An Epitome of Official Documents Relative to Native Affairs and Land Purchases in the North Island of New Zealand
Province of Wellington
Province of Wellington.
In conformity with an old existing promise, the Native Reserve IV., on the east side of Porirua Harbour, comprising 382 acres, has been conveyed to Hon. Wi Parata and Ngahuka Tungia. This land, originally belonging to those chiefs, was brought in 1866 under the provisions of "The Native Reserves Act, 1856," and has been ever since managed by the Commissioner of Native Reserves. About four years since it was shown that the Natives, in handing this land over, did not understand the effect of their act; it was therefore determined to return the land to the original owners, which has thus been done.
Komangatawhiri, Porirua.—A long-outstanding dispute about this reserve at Porirua has been decided in the following manner, viz.: That, of the annual rental of £50, Wi Katene, of Nelson, should receive the current instalment of £25, no deduction being made for survey expenses, but that from all future half-year instalments £10 should be kept back by the Commissioner of Native Reserves, and placed to a "separate survey account," until the cost—about £120—for survey is covered; also that the Ngatitoa Tribe shall always receive the January net instalment, and the Ngatitama Tribe the July net instalment. £25 was paid to Wi Katene, with the approval of all interested.
Omaroro.—No. 16, Town Belt, Wellington: Mr. J. F. E. Wright, the tenant, had, in virtue of a purchasing clause in his lease, deposited (in bank) the sum of £700 for the freehold of his farm, containing 146½ acres, as above. The question of actual ownership was referred by the Commissioner of Native Reserves to the Native Land Court; and, upon the decision of that Court in favour of Hemi Parai and the Hon. Wi Tako being given, the money was handed to those chiefs, who conveyed the land to Mr. Wright. This was a "McCleverty" reserve, a class which the Natives have uncontrolled power over.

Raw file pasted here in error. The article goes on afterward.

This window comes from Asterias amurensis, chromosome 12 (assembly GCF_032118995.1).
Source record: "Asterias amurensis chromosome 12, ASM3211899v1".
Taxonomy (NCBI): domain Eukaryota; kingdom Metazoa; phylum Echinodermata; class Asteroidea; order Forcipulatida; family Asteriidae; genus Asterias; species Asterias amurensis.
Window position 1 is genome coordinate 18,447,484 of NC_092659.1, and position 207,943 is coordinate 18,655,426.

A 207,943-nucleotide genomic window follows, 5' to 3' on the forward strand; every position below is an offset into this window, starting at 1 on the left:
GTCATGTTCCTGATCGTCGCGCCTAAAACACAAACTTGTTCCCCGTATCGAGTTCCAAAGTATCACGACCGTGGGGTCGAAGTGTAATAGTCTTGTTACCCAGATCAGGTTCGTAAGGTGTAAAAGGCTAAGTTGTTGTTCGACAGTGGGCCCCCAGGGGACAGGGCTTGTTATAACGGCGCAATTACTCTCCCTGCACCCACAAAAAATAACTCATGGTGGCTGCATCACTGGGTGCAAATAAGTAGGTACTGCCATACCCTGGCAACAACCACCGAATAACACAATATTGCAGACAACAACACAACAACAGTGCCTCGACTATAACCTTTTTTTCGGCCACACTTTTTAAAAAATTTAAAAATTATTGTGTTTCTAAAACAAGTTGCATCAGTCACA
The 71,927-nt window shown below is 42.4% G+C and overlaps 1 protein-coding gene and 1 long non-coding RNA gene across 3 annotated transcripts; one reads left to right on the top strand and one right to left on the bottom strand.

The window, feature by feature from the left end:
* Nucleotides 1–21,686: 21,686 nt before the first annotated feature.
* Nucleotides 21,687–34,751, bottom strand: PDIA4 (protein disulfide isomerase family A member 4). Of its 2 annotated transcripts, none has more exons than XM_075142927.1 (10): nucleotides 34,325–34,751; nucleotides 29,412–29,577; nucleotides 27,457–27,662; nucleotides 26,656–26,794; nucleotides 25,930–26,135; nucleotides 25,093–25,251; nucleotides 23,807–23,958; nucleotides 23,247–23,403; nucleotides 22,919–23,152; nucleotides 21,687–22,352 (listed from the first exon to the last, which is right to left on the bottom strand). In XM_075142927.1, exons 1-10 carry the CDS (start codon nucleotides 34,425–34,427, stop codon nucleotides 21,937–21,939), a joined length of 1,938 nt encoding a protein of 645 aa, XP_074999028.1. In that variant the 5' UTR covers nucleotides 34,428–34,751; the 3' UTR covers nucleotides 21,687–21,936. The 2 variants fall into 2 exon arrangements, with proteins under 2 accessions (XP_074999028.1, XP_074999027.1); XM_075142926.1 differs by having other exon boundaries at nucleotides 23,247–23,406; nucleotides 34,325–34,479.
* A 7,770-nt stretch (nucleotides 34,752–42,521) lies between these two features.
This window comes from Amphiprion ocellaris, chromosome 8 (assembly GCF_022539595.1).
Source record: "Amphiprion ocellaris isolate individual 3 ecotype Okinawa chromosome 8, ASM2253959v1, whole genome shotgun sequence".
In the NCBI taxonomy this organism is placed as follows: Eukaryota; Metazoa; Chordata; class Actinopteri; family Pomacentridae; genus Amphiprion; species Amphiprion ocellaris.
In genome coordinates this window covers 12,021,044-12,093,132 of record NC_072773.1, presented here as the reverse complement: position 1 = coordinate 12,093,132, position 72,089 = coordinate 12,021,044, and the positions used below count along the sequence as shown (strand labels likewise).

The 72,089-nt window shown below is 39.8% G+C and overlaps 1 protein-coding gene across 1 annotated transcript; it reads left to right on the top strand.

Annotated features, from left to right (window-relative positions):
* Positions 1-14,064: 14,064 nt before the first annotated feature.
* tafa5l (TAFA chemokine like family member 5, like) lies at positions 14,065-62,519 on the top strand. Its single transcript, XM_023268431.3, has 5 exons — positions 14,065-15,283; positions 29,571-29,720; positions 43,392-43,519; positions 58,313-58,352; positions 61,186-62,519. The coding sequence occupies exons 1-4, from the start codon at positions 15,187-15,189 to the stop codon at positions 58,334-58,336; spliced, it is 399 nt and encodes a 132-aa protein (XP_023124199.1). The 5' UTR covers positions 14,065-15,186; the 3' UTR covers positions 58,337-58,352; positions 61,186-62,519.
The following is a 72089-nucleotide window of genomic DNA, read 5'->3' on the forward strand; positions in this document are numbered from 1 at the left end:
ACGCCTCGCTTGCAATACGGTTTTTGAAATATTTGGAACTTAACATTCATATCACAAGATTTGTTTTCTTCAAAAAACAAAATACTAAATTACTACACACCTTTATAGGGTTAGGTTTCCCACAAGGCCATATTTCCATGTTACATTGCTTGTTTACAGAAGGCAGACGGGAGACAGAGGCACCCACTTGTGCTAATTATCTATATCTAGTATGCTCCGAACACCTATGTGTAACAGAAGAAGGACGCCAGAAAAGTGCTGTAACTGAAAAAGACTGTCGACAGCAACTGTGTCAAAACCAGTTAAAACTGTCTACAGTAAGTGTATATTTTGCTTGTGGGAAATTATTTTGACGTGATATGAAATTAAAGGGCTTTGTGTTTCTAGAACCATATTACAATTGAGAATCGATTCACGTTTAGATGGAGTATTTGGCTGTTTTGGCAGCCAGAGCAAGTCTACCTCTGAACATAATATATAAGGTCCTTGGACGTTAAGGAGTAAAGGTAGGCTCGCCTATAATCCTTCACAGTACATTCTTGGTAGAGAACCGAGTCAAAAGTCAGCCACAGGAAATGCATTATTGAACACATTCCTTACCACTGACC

Hutt Valley.—Part of Subdivision No. 8 of Section 20, Te Momi, was purchased by me 29th January, 1875, for the Crown, for purposes connected with the Wellington and Masterton Railroad, from Komene Paipa and Patara Rangiatea. It contained 1 acre 3 roods 8 perches; price, £63 5s 10d. This was also a "McCleverty" reserve.
Mangaroa, Hutt.—Section No. 132, Mangaroa, containing about 100 acres, has been let by tender for twenty-one years to Mr. Cruikshank, at £10 per annum.
Pakuratahi, Upper Hutt.—The sections Nos. 3, 4, and 7, containing about 335 acres, have been let by tender to the following persons, viz.: Section No. 3, to H. Whightman and J. Sennex, for the term of twenty-one years, at £30 a year; tenants to clear fifty acres of land. Section No. 4, to J. Sennex, for twenty-one years, at £50 a year for the first ten years, and an increase of £20 a year for remainder of term; tenant to clear eighty acres. Section No. 7, to H. Whightman, for twenty-one years, at £50 a year for the first ten years, and £80 a year for remainder of term; tenant to clear eighty acres.
Makara.—Five acres of Section No. 22 have been let by Parata te Kiore, the Native beneficially interested, with the approval of the Commissioner of Native Reserves, to the Rev. J. B. Petit-Jean, for a Roman Catholic church site, on a term of twenty-one years, at a rental of £1 a year. A Court of inquiry, consisting of the Commissioner of Native Reserves and the Hon. Wi Tako Ngatata, recommended that Pirinara Tutawhia should receive an inalienable grant for sixty acres in Section 39, Makara. The recommendation has been approved.
In previous reports I have stated that the Wellington Natives have voluntarily intrusted to my management certain of their reserves at Polhill's Gully, Wellington City, and in other places. Of these I have this year let the following: Section No. 23, Aro Street, Te Aro, containing one acre, to Mr. Robert Lyon, for twenty-one years from 1st January, 1874, at £15 a year. Section 45, Te Aro, page 97containing one acre, to Mr. Joe Dransfield, for twenty-one years from the 1st December, 1875, at £13 a year; this being an increase of £1 a year upon the old lease, which expires on the 30th November, 1875. Section 49, Te Aro, containing one acre, to Mr. W. Cornor, for twenty-one years from 1st June, 1875, at a yearly rental of £14. The Natives beneficially interested have approved of each of these arrangements. The collective proceeds of all the Wellington lands so intrusted to me by the owners to let I divide periodically amongst the people interested I have induced the chiefs, who generally have other sources of income, to share alike with the inferior people in the division.